Senator Abetz :Trust is the key currency of politics, and unless you can be trusted to honour that to which you've committed to do, then, I've got to say, you're not going to obtain the enduring respect of the Australian people.
Those prophetic words were spoken by no other than the Labor leader himself on 29 February 2008, some two years ago. Put simply, the Australian people no longer trust Labor, because Labor has not honoured the people of Australia by keeping its promises. Indeed, Labor discards its solemn promises as easily as we discard our used tissues: it spares them not another thought.
The list of broken promises, this shameful record, must surely be vying for a place in the Guinness Book of World Records. Who else could recklessly make so many inflated promises inflated both in number and actual size and then so dismissively walk away from them other than Labor, led by the promise-making, promise-breaking duo of Mr Rudd and Ms Gillard and, might I add, every single Labor member and senator in this place?
It is an honour to have been invited to share ANZAC Day with you. It seems very appropriate to celebrate ANZAC Day on Flinders Island, which was largely built on the Soldier Settlement Programme after World War II – so poignantly described in Bob Mainwaring’s book the Gold Coast Settlers noting that Bob himself was a soldier settler and a former warden of Flinders Island.
A few years ago when I became Parliamentary Secretary to the Minister for Defence, I nearly drowned in a sea of acronyms. I found Defence had a language all of its own.
Thank you for the opportunity to address you this morning.
Can I acknowledge Stephen Smith, members of AIG, stakeholders, and fellow workplace relations tragics.
In any discussion of matters workplace relations it is always instructive to remind oneself that issues workplace relations straddle both the social and economic areas of public policy.
“FAIRNESS FOR ALL – THROUGH COMMONSENSE AND FLEXIBLLITY”
It is a great honour to be invited to provide this year’s dinner address to the H.R. Nicholls Society.
As a Tasmanian I am delighted to be able to make a small contribution to also honour the name of H.R. Nicholls a former editor of the “Hobart Mercury” - my local paper.
Senator ABETZ (2.53 pm)Mr President, my question is to the Minister representing the Minister for Employment and Workplace Relations, Senator Arbib.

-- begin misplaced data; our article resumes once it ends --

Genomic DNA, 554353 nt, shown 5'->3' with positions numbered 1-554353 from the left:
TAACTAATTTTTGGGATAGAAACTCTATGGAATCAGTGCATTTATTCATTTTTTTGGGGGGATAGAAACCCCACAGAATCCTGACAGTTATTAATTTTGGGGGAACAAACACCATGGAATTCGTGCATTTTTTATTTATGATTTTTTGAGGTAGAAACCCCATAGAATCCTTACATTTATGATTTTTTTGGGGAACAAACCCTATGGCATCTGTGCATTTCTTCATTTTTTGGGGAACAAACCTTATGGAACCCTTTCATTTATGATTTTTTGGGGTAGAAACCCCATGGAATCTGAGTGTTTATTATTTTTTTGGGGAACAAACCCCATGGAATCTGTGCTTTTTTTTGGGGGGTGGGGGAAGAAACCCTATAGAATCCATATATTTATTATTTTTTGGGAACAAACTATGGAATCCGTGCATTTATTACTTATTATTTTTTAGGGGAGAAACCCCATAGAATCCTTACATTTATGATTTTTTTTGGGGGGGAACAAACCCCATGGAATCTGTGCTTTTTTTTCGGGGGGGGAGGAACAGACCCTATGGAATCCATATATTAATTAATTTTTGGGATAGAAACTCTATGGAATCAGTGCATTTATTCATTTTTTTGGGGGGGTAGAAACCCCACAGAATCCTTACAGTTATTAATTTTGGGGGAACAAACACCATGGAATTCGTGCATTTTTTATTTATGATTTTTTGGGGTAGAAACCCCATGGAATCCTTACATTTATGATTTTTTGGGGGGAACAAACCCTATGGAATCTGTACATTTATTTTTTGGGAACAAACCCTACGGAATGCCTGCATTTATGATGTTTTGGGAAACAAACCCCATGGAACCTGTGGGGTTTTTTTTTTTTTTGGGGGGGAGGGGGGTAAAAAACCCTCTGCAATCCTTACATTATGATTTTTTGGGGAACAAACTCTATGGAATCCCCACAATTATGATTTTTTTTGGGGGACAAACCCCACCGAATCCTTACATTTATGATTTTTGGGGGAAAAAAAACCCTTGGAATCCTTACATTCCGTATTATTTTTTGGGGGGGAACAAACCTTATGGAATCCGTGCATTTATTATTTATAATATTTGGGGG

I refer the minister to the forced outcome between Total Marine Services and the MUA in relation to semiskilled workers in the offshore oil and gas sector. What, if any, productivity offsets have been achieved as part of that agreement?
Theme: The Culture Wars and Political Correctness: how to win the hearts and minds of Australians
I am delighted to fill in for The Honorable Alexander Downer. He is always doing the people’s work, on this occasion at the United Nations (if that isn’t an oxymoron). We wish him well in his endeavors.
Alexander Downer, besides being a great Parliamentarian with a great sense of humor, is a true Liberal conservative with a hunger and passion to advocate the timeless truths of our beliefs.
On this day, as Australians face yet another interest rate rise courtesy of Labor’s reckless spending, we as a coalition will oppose this reckless, complex and confusing package of 11 Carbon Pollution Reduction Scheme bills, which impose nothing but a giant tax on everything. Make no mistake—these bills will cost Australian jobs, will cost Australian wealth and will make no difference to the world’s environment.
It is with a true sense of pride and honour that I rise this afternoon to deliver my first speech. I say pride and honour because to be chosen by one's state and party to serve in this chamber is truly an honour. It is especially so when one has been chosen to represent the best and most beautiful of the states by the most dynamic political party this country has produced in the most important house of this parliament. It is a bit like winning the trifecta.
A speech by Robert Menzies on 22 May, 1942.